K) Kids: September Canada goose hunting is tailor-made for kids. Get a youngster his — or her — own blind, flute call and Pop-Tarts, and gallon of Sunny D, and get them started before it snows and minus 10 is considered warm. They’ll thank you for it.

L) Loafing areas: Sandbars make great loafing areas. So do golf course ponds, if you can get permission from the owner or head greenskeeper to hunt the 14th fairway. Scouting reveals these all-day loafing areas. It’s up to you to set a small spread and hide.

M) Mix and match: During the early season, I’ll run honker decoys alongside lesser decoys, hoping to mimic big geese and young geese in family groups at that time of year. Does it make a difference? Perhaps, but it’s never too early to get into the habit of realism.

N) Natural blinds: Think ditches, cattails, fencerows, standing corn and tall weeds. With exceptions, there’s no need to haul out the layout blinds. Use what Mother Nature gives you (see the first sentence), and save man-made invisibility for December.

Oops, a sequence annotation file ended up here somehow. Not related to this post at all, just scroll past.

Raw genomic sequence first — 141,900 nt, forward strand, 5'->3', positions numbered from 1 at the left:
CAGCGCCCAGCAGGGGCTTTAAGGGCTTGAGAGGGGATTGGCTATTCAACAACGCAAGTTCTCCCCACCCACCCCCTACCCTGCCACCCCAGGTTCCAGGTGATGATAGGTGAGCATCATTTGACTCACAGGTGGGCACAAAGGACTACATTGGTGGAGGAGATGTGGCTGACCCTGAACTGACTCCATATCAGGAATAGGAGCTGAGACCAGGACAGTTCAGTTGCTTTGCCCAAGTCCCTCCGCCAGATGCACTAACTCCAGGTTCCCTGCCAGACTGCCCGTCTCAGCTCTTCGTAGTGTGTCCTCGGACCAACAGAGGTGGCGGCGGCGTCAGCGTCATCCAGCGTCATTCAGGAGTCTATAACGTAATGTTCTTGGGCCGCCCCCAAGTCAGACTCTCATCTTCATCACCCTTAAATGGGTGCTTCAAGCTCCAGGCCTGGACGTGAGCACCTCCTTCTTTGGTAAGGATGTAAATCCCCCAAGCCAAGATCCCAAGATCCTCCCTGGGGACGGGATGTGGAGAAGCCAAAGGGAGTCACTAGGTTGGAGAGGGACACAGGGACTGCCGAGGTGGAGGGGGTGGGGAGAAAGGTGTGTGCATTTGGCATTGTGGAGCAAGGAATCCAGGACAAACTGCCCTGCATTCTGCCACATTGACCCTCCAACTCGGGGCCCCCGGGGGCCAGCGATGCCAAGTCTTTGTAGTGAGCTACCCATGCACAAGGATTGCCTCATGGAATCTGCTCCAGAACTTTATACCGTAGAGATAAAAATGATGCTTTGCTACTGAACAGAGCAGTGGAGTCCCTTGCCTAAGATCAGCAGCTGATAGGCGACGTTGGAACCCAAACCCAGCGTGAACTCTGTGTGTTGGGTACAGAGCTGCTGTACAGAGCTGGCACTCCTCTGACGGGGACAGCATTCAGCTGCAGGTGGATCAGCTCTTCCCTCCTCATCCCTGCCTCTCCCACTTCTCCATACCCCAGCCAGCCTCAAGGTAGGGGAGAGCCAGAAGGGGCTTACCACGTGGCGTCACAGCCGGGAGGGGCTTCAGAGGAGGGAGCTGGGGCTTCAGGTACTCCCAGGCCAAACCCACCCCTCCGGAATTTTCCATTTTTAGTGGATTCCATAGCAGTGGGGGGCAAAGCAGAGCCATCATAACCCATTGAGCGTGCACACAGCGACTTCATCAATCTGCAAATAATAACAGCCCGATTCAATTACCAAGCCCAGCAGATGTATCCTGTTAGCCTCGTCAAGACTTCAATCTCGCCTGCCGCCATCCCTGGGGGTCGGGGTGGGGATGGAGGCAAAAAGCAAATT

O) Options: Here, I return to the concept of scouting, which leads you to options. It’s important to have plans B, C, D and E to fall back on when Plan A proves a clown show. Pick up and move — quickly.

P) Pasture ponds: These area great loafing areas at midmorning. However, they’re challenging for concealment, as they’re typically surrounded with short-cropped grass. Find one early, and set a blind two weeks before the opener. Use something cows don’t like to eat. (Good luck with that.)

Q) (With the) Quickness: More often than not, an early goose flight comes in one wave; two, if you’re lucky. That said, accuracy and efficiency are the names of the game, as you’ll likely only get one shot at success.